Multi Currency turmoil


Multi currency markets have been in a state of turmoil since our last update March 21, 2006.

We can learn a lot in these dynamic situations.
First we can see that not all fundamental trends are automatically get knocked sideways in times of turmoil.
The Asian MultiCurrency Portfolio has continued to rise from the +80.10% October 21, 2006 to the March 21, 2006 position up to a 90.20% gain as of April 6, 2006. This is a reflection of strong emerging Asian economies. The downfall of emerging currencies has had little impact in Asia.
The other emerging currencies (and hence multicurrency portfolios) have not performed as well.
The Emerging Market Portfolio has dropped from 52.67% to 47.61% from Oct. 21, 2005 to April 6, 2006. This is still an incredible performance but shows the downside of leverage. What can rise
quickly can also fall rapidly.
The three Dollar MultiCurrency Portfolios have performed worse and are now all in negative territory.
The Dollar Long Portfolio dropped from +3.95% to – 0.875%
The Dollar Hedge Portfolio dropped from + 3.22% to – 1.39%
The Dollar Short Portfolio dropped the most from +1.95% to – 4.24%
There are several lessons to be gained here. First even though there is strong leverage, the fall has not been bad despite really miserable conditions. This is a lesson about the protective power of regional currency diversification. The losses in the three dollar portfolios came almost entirely from four currency positions, the Hungarian florin, Icelandic kroner, Australian and New Zealand dollars.
These four positions took heavy drops. This downside was buffered by gains in Mexican pesos, Brazilian cruzeros, Turkish try combined with the dollar and euro positions.
The second lesson is that the US dollar, despite selling pressure and really lousy fundamentals, can remain more resilient than we would suspect. The largest loss coming from the dollar short portfolio reminds of the risks of betting short term against the greenback.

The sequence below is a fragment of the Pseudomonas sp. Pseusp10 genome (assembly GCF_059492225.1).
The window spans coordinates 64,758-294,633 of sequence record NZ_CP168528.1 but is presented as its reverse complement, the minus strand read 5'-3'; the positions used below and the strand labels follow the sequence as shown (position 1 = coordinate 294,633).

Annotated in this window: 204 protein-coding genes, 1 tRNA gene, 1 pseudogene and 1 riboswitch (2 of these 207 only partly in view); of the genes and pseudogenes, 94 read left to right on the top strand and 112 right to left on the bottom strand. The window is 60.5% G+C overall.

We have not changed any of the positions in the model portfolios as we want to be able to explain the ins and outs of the currency sandwich, during times of both profit and loss.
Jyske bank did contact their clients in February and recommended a shift from New Zealand and Iceland. Those who followed that advice had much better performance.
Personally my goal is to balance the liquid portion of my portfolio at 50% in US dollar block investments but to reduce the US dollar portion of that block and add more of the other US dollar related currencies. I am looking at increasing the emerging portion of this portfolio perhaps with Mexican pesos. I just added Braziliancruzero.
I am also looking to increase the Euro block to 45% including more emerging positions perhaps with the Turkey try, South African rand and Icelandic kroner. I just added Hungarian florin.
I also plan to maintain a high degree of liquidity with the idea of increasing emerging equities (especially in water companies) if  volatility pushes emerging equity prices down. You can seem my personal portfolio breakdown at: http://www.spottingtrends.com/investment/investment_laws_4.htm
Note that my multicurrency sandwich position consists of borrowed Swiss francs invested in euro.
Until next update, good investing to you!
Gary

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